Environmental Protection Agency Regulations Killing Jobs
September 16, 2011
While President Obama took the stage last week to present his jobs plan to the country, explaining how he would put Americans back to work, the proliferation of regulations under his administration has had the opposite effect: killing jobs. Ironically, the same morning as President Obama's speech, Texas energy company Luminant announced that new Environmental Protection Agency (EPA) regulations were forcing it to close several facilities, resulting in the loss of 500 jobs and 1,200 megawatts of generating capacity. This event is only the beginning, both in regards to job losses and diminished electricity production, says Investor's Business Daily (IBD).
- Steven Miller, CEO of the American Coalition for Clean Coal Electricity, warns of job losses totaling 1.4 million over the next eight years and a 23 percent jump in electricity rates in states dependent on coal-fired plants.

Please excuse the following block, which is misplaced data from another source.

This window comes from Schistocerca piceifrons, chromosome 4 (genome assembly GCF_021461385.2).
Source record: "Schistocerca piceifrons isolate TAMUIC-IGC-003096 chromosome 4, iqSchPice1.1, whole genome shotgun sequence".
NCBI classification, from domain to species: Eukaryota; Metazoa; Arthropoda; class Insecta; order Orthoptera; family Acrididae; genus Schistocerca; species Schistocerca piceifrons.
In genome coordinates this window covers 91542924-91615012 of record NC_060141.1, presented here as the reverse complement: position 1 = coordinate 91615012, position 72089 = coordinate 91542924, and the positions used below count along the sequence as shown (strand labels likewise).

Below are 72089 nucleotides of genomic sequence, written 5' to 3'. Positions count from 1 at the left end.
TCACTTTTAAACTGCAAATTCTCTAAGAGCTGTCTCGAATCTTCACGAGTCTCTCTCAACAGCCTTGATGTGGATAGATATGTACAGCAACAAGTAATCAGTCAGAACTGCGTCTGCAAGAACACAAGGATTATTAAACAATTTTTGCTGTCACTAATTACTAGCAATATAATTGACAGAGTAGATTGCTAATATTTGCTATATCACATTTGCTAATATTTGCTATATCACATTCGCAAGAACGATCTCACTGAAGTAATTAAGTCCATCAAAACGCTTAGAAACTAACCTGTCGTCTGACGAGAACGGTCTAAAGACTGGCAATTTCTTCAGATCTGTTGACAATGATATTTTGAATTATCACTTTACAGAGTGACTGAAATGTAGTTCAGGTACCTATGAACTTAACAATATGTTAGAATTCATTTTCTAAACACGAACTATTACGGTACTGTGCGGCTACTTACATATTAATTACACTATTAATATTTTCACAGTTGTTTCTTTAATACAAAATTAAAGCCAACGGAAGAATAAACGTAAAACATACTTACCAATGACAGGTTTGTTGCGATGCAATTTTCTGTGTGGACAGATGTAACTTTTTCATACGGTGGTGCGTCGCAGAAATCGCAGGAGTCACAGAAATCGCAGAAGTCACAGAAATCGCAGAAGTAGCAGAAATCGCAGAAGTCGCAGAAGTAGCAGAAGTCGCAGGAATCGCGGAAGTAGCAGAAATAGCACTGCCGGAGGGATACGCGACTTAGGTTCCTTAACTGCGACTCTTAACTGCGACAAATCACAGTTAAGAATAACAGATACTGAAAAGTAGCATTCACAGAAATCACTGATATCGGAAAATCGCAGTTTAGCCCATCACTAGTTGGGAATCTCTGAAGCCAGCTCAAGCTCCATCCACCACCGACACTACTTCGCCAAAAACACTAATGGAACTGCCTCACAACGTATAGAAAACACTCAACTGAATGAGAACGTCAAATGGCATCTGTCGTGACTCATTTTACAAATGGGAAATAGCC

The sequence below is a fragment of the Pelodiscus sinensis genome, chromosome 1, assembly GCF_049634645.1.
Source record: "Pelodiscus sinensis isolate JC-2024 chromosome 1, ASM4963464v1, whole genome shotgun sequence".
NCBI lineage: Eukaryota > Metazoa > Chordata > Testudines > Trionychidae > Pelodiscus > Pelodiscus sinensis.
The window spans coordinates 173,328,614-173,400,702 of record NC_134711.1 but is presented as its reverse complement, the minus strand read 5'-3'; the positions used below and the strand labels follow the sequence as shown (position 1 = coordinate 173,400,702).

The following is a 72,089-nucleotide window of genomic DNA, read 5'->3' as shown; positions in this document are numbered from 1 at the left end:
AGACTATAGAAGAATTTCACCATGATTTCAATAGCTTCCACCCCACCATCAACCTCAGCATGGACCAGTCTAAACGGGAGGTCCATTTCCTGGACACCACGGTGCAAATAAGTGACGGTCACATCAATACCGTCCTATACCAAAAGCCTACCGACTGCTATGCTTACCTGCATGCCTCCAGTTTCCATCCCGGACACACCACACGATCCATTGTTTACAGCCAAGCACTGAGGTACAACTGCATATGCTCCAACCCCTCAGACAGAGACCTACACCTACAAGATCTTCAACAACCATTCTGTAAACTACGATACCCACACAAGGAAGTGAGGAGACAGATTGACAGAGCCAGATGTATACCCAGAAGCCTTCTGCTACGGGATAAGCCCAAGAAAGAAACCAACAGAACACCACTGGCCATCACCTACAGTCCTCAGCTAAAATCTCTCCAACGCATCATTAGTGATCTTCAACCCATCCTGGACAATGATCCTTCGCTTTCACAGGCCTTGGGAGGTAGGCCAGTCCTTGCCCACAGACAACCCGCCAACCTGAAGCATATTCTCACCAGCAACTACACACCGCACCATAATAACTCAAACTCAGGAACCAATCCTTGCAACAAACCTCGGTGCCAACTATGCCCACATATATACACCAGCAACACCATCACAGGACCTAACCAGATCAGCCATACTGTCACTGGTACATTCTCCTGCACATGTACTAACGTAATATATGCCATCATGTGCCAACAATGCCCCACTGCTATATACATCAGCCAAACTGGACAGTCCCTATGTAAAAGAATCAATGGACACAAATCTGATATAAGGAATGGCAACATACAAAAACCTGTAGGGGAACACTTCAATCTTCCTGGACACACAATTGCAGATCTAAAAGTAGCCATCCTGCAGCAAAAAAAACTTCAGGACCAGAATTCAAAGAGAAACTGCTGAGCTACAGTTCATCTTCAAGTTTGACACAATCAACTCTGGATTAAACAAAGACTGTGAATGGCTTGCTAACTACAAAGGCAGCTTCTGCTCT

- The Electric Reliability Council of Texas, which operates the state's power grid, expects to see 1,200 to 1,400 megawatts of generation capacity unavailable next year that was available this year.
- The Federal Energy Regulatory Commission staff has preliminarily estimated that up to 91 gigawatts of existing generation nationwide (8 percent of the total) are "likely" or "very likely" to be retired as a result of the new EPA rules.
The primary culprit for these changes, including rolling blackouts predicted by Texas Public Utility Commission, are regulations requiring lower sulfur dioxide and nitrogen dioxide emission levels. Such regulations, argues the EPA, are intended to reduce premature deaths due to respiratory ailments that are aggravated by emissions. However, the scientific community is not in complete agreement regarding this causal link.
Whatever the rationale, it must be recognized that in an economic climate in which job creation is the top priority, steep environmental regulation compromises that goal, says IBD.
Source: "EPA Regulations Still Killing Jobs," Investor's Business Daily, September 14, 2011.
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